Part 5 - The Finish
For me, the ending to a story is simultaneously really easy, and incredibly problematic. It's easy because the entire sequence of incidents has been building up to this moment. Even though I'm not sure exactly what it looks like until I get there, it usually flows naturally. Yet it's problematic because I could just as easily throw another ten incidents in the way before arriving, or spin what I thought was the ending into the middle of an even larger problem, or... basically, I don't know when to stop. (I know HOW, not WHEN.)
Here, the word count for NoWriMos helps. My story is about 51,300 words because I'd been shooting for a little over 50,000. (From the JulNoWriMo forums, this ranks me 49; 85 reached the gaol.) My first unofficial attempt in August 2010 was 52,100 for the same reason (though there I'd decided early on that it would have to be part 1 of 2 - and it's stuck). Every episode of "Time Trippers" was about 10 pages. Every episode of "Taylor's Polynomials" is a few paragraphs. Give me a finite stopping point, I'm good.
Otherwise, I keep writing until I decide that I've said everything that needs saying - but there's almost always something else. Another person they could have talked to, another henchman they could have defeated, another artifact they could have uncovered. There's a very good reason why I threw a two month timeskip into "Virga" - I already sensed I had enough story to last me through the word count, and so decided I wouldn't have any key incidents during those skipped months. I could just as easily have written a whole bit about a worshipper they had to get rid of to delve more into Melissa's psyche, but no, I accomplished that in a paragraph.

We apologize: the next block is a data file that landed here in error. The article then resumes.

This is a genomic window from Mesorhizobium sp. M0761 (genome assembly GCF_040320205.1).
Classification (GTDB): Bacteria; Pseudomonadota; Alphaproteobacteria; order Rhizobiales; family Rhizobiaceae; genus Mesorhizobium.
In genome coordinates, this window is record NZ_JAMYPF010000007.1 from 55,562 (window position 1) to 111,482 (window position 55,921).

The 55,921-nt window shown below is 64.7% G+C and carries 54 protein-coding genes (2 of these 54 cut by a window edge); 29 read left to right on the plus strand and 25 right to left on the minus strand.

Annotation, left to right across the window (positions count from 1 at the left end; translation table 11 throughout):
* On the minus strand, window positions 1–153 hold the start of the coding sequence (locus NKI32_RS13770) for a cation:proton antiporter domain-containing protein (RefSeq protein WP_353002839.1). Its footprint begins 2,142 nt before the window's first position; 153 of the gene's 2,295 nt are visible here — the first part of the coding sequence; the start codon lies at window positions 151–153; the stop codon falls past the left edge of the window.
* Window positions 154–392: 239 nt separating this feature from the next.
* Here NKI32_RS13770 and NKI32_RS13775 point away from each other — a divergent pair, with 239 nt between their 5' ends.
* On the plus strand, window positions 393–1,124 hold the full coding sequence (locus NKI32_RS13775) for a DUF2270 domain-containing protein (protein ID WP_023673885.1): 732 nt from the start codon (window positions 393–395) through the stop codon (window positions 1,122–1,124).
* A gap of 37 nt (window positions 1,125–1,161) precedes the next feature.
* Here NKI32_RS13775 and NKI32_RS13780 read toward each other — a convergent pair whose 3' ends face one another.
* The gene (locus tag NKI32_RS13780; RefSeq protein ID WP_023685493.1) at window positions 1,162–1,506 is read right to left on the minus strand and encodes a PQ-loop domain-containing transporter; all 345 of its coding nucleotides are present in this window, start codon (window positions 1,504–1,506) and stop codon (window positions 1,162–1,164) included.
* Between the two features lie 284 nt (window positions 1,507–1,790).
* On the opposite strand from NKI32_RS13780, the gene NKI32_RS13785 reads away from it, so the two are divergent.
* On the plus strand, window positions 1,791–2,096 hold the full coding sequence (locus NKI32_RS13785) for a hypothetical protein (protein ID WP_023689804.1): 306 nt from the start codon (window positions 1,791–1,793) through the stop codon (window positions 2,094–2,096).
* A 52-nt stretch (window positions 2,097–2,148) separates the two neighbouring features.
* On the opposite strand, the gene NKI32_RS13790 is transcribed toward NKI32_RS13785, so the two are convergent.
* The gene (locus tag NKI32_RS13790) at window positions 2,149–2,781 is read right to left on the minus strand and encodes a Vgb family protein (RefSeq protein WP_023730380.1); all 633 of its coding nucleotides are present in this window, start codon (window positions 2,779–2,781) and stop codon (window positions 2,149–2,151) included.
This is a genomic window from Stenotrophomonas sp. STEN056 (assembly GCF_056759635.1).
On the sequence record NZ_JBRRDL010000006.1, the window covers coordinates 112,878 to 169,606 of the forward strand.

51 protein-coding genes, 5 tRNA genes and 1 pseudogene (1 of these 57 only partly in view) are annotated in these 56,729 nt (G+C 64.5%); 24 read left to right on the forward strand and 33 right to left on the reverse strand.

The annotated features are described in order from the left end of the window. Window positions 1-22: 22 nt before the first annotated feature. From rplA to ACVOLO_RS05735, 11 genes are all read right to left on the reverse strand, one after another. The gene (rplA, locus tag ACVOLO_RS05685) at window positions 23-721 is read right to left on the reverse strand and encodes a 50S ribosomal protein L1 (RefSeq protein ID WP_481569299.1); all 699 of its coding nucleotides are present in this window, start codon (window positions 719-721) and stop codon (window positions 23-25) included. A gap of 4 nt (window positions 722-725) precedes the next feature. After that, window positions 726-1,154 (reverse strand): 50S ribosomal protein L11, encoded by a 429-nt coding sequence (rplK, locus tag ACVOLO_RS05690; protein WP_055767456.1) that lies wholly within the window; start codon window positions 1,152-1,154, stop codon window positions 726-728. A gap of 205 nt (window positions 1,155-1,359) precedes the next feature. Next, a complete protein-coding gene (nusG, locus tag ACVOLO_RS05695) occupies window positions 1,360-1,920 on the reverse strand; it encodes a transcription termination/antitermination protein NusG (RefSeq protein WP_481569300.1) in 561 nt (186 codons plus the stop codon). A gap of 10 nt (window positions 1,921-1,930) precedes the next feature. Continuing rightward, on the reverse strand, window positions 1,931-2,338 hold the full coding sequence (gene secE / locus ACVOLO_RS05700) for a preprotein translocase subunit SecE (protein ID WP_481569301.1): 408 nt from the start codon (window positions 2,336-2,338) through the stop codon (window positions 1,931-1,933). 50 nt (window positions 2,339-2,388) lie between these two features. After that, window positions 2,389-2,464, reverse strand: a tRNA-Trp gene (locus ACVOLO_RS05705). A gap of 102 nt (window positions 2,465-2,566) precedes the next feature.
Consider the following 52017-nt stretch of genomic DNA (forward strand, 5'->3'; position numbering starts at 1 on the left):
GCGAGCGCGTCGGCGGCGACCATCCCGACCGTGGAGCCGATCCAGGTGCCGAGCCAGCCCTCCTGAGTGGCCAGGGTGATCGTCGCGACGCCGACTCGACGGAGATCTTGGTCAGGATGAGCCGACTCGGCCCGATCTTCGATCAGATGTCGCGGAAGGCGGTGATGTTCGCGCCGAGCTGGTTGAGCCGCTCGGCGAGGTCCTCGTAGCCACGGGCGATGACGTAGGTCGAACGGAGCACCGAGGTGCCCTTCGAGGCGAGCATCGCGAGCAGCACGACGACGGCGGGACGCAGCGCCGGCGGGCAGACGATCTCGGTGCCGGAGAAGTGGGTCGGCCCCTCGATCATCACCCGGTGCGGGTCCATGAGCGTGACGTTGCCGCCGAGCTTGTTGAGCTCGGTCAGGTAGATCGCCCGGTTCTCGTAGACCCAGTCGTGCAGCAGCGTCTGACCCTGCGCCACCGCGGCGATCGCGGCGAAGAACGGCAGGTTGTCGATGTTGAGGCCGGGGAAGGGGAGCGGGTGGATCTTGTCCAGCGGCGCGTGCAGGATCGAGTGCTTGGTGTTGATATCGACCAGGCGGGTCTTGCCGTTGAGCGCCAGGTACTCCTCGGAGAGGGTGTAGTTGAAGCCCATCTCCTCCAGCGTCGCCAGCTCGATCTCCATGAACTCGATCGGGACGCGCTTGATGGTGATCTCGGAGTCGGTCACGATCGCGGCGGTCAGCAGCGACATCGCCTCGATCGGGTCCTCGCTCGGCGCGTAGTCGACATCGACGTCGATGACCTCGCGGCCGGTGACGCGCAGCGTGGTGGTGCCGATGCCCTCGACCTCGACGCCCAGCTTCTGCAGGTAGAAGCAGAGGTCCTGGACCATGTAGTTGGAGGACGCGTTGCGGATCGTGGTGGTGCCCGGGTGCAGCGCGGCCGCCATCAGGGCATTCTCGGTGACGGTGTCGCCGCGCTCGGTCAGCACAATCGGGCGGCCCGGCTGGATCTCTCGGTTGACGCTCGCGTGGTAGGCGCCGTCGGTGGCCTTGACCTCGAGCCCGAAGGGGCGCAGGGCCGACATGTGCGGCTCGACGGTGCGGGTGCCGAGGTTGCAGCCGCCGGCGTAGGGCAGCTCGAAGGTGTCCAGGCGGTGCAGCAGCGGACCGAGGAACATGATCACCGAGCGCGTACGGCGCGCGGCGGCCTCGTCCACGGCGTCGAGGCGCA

So is my style a strength, or a weakness? I'm not sure. It might depend on the context. I do know that if I hadn't had a few complete days at home to just write, nothing else, there's no way I would have finished in a month. There's also the fact that, after finishing, I felt like it was absolutely required that I reread my whole story from the beginning. I located at least one loose end that I'd missed reincorporating (not the ring, the job), and thus I rewrote the climax because of it. I think the second version is stronger. (Again, if I'm crying at the ending, my hope is the reader is doing so as well. Even if sleep may be a factor on my end.)
Point being, this seems to be how I write. And while the word count for a WriMo is helpful, it's been said that the goal of these month long projects is "to get into the habit of writing", not to have a finished product. "It doesn't have to be good, it just has to be words."
For me, it has to be good. That, coupled with the fact that my web series already has me writing, plus a few other considerations, is why I'm unlikely to participate again. That said, I do feel bad for some of my stories that remain perpetually "stuck". :P If you have any generic suggestions, or are curious about anything else I've written, feel free to comment.